In my test code, after each modification of the tree, I called -dotGraphString and saved the result to a .dot file, stopped there with a breakpoint, then opened that file with GraphViz, which is smart enough to re-render the DOT graph when the file is updated. This approach made it vastly easier to see what was happening in the tree and spot bugs in my implementation of a given algorithm. This approach can be adapted fairly easily for various kinds of data structures, and is generally much faster and easier than creating a UI just for visualizing the structure.

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Graphviz is most useful to generate dependency graphs (via dot) programmatically. Visitors uses it to visualize site visits; Hadoop/Cascading uses it to visualize execution plan of map-reduce jobs.

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I use GraphViz extensively for documentation and often sketch out relationships or architecture diagrams using GraphViz externally then add them to extra pages in my Doxygen code using the @dot/@enddot. I've also recently started using @dotfile which has the dual benefit of keeping large dot statements out of the code docs and allowing me to continue to preview them with the GraphViz GUI.

The other big benefit with GraphViz is that the simple textual format works very well with version control. You can see changes to diagrams in your git diff which would be impossible with any binary documentation format. As I've used it more an more over the years, this is becoming a more important feature to me.

However, for UML I use a true UML tool (Enterprise Architect) rather than stuffing around in Visio.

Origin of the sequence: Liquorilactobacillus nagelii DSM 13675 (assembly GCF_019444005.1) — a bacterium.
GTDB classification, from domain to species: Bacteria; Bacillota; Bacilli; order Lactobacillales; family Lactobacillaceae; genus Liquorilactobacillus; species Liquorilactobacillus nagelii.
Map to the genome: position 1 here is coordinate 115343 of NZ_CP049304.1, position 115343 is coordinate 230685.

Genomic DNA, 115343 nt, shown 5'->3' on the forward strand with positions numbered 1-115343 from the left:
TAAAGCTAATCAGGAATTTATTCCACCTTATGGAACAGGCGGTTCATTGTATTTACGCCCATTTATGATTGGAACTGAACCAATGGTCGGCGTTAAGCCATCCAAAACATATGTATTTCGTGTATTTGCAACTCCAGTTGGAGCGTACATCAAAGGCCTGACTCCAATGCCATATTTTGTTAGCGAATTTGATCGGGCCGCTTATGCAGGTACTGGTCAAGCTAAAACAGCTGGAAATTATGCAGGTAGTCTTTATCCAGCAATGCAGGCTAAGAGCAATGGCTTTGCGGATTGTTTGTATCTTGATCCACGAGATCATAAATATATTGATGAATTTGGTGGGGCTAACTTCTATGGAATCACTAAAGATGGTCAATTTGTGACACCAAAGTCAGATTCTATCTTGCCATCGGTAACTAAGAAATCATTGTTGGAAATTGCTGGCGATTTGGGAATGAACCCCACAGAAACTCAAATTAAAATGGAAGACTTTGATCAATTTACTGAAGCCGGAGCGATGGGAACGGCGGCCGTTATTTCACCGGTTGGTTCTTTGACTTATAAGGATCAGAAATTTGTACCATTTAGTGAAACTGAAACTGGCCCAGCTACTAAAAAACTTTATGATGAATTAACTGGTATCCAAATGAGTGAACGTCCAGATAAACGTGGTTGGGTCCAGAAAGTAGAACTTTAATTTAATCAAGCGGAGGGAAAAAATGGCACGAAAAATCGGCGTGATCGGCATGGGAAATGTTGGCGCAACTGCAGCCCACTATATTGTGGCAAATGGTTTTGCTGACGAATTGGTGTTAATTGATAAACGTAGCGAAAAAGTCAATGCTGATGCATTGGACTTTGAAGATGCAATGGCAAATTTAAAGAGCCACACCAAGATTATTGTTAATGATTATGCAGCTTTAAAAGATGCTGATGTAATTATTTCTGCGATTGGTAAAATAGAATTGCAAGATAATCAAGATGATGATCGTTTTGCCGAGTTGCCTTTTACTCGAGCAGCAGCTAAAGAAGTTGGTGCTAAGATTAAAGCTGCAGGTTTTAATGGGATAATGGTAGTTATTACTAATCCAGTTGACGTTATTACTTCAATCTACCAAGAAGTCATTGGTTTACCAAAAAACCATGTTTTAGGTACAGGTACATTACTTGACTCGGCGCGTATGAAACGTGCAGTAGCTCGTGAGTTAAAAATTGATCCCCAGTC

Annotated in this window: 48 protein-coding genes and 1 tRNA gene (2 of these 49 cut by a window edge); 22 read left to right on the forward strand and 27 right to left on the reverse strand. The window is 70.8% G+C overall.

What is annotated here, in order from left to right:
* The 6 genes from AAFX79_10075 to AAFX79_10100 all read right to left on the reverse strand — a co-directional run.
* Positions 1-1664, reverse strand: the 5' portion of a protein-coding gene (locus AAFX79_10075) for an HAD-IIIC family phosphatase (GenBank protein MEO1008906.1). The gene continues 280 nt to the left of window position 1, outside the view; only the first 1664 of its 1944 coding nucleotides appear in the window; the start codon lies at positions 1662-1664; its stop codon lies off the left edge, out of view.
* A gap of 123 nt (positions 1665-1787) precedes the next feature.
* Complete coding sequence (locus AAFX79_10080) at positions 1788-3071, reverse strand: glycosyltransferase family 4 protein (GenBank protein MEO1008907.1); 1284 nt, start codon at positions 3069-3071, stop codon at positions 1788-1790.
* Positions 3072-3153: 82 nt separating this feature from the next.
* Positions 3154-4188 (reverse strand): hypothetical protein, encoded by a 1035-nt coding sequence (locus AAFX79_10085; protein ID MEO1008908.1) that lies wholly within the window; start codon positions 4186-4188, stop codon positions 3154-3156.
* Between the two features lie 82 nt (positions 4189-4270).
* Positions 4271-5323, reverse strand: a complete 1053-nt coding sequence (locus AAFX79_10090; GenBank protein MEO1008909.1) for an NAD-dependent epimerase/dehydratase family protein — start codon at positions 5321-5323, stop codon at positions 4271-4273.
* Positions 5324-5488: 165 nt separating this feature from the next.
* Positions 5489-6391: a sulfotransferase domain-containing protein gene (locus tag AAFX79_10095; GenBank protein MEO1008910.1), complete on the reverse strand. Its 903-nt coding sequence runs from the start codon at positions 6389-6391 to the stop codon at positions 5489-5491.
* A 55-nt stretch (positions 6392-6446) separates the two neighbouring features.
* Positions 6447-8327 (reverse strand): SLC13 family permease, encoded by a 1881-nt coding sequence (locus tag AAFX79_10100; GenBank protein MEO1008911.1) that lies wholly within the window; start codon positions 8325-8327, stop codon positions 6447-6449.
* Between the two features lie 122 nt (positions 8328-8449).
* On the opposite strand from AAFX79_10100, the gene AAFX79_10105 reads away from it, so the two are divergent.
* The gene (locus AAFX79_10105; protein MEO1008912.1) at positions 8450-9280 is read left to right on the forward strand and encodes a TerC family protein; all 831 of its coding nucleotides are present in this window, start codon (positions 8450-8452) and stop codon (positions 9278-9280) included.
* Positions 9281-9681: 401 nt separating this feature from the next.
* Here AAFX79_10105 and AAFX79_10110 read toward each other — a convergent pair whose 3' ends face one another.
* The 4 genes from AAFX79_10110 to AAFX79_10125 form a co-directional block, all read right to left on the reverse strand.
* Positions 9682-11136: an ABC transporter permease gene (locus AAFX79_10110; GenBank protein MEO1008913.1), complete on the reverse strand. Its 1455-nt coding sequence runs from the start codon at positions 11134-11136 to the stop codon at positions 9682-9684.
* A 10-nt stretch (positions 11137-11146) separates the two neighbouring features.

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Yes, graphviz is easy to learn and easy to use from within programs.

Also look at yEd which is a good tool for working with graphs. Unlike Visio, it will load and save a variety of formats which are easy to hand-edit or programatically-generate. The auto-layout stuff is quite nice too.

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For those that really like Visio, you can use Graphviz to output in SVG format (-Tsvg) and then read that into Visio. Which can then be edited to get exactly the desired layout. Saves a lot of grunt work. –  Harold Bamford Jan 26 '09 at 18:44

I've used it occasionally for illustrating state machines. graphviz is perfect for that.

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I had a go with Graphviz quite a few times, though found it quite limiting.

What I found best for manual text-entry diagrams is Tikz I used it for FSM's

If Graphviz output satisfies your particular needs, it's probably fine. If you are not quite happy with what it does and have some TeX experience - have a look at Tikz. There many different packages out there, you don't need to learn pure Tikz/PGF (which may seem quite heavy).

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Agree with the consensus here; I get a lot of value out of Graphviz. It's really good for creating simple, and not so simple, diagrams. Software developers tend to attract graphs, not just in source code but elsewhere as well.

For example, right now in another browser window, I have our group's branching and merging strategy illustrated using a graphviz diagram (displayed using the confluence plugin BTW).

Graphviz is good for UML too. See this tutorial; it's a good introduction to Graphviz as well.

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We use graphviz to automatically generate object diagrams as feedback of our UML verification tool. We are really happy with the results since we manage to provide a graphical result without worrying at all about the layout.

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FYI Microsoft Visio addin to layout diagrams with Graphviz: http://www.calvert.ch/graphvizio/